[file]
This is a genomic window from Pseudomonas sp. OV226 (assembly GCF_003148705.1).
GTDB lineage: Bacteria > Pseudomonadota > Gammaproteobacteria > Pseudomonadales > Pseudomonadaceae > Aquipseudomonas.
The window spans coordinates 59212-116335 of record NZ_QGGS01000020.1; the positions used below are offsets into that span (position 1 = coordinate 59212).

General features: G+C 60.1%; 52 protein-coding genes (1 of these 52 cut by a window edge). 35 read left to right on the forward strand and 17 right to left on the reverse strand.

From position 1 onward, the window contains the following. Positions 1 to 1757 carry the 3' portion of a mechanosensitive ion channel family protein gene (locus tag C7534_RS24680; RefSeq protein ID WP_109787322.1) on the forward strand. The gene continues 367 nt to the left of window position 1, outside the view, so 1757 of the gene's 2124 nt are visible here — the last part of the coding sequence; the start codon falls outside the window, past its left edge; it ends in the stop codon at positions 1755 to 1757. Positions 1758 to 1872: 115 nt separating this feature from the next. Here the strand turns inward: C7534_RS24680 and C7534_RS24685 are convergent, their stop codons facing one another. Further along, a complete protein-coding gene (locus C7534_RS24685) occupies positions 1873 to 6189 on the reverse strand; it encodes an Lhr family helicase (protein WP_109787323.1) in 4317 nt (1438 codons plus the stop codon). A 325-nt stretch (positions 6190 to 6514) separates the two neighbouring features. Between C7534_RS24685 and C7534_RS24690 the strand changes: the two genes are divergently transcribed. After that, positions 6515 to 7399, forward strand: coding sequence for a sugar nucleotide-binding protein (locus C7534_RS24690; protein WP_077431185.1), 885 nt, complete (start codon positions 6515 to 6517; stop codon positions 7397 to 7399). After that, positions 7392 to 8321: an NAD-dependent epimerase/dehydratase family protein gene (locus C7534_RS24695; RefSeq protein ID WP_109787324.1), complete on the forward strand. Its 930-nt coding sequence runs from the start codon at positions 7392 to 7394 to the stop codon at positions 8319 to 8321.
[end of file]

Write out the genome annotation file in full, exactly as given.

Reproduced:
This is a genomic window from Pseudomonas sp. OV226 (assembly GCF_003148705.1).
GTDB lineage: Bacteria > Pseudomonadota > Gammaproteobacteria > Pseudomonadales > Pseudomonadaceae > Aquipseudomonas.
The window spans coordinates 59212-116335 of record NZ_QGGS01000020.1; the positions used below are offsets into that span (position 1 = coordinate 59212).

General features: G+C 60.1%; 52 protein-coding genes (1 of these 52 cut by a window edge). 35 read left to right on the forward strand and 17 right to left on the reverse strand.

From position 1 onward, the window contains the following. Positions 1 to 1757 carry the 3' portion of a mechanosensitive ion channel family protein gene (locus tag C7534_RS24680; RefSeq protein ID WP_109787322.1) on the forward strand. The gene continues 367 nt to the left of window position 1, outside the view, so 1757 of the gene's 2124 nt are visible here — the last part of the coding sequence; the start codon falls outside the window, past its left edge; it ends in the stop codon at positions 1755 to 1757. Positions 1758 to 1872: 115 nt separating this feature from the next. Here the strand turns inward: C7534_RS24680 and C7534_RS24685 are convergent, their stop codons facing one another. Further along, a complete protein-coding gene (locus C7534_RS24685) occupies positions 1873 to 6189 on the reverse strand; it encodes an Lhr family helicase (protein WP_109787323.1) in 4317 nt (1438 codons plus the stop codon). A 325-nt stretch (positions 6190 to 6514) separates the two neighbouring features. Between C7534_RS24685 and C7534_RS24690 the strand changes: the two genes are divergently transcribed. After that, positions 6515 to 7399, forward strand: coding sequence for a sugar nucleotide-binding protein (locus C7534_RS24690; protein WP_077431185.1), 885 nt, complete (start codon positions 6515 to 6517; stop codon positions 7397 to 7399). After that, positions 7392 to 8321: an NAD-dependent epimerase/dehydratase family protein gene (locus C7534_RS24695; RefSeq protein ID WP_109787324.1), complete on the forward strand. Its 930-nt coding sequence runs from the start codon at positions 7392 to 7394 to the stop codon at positions 8319 to 8321.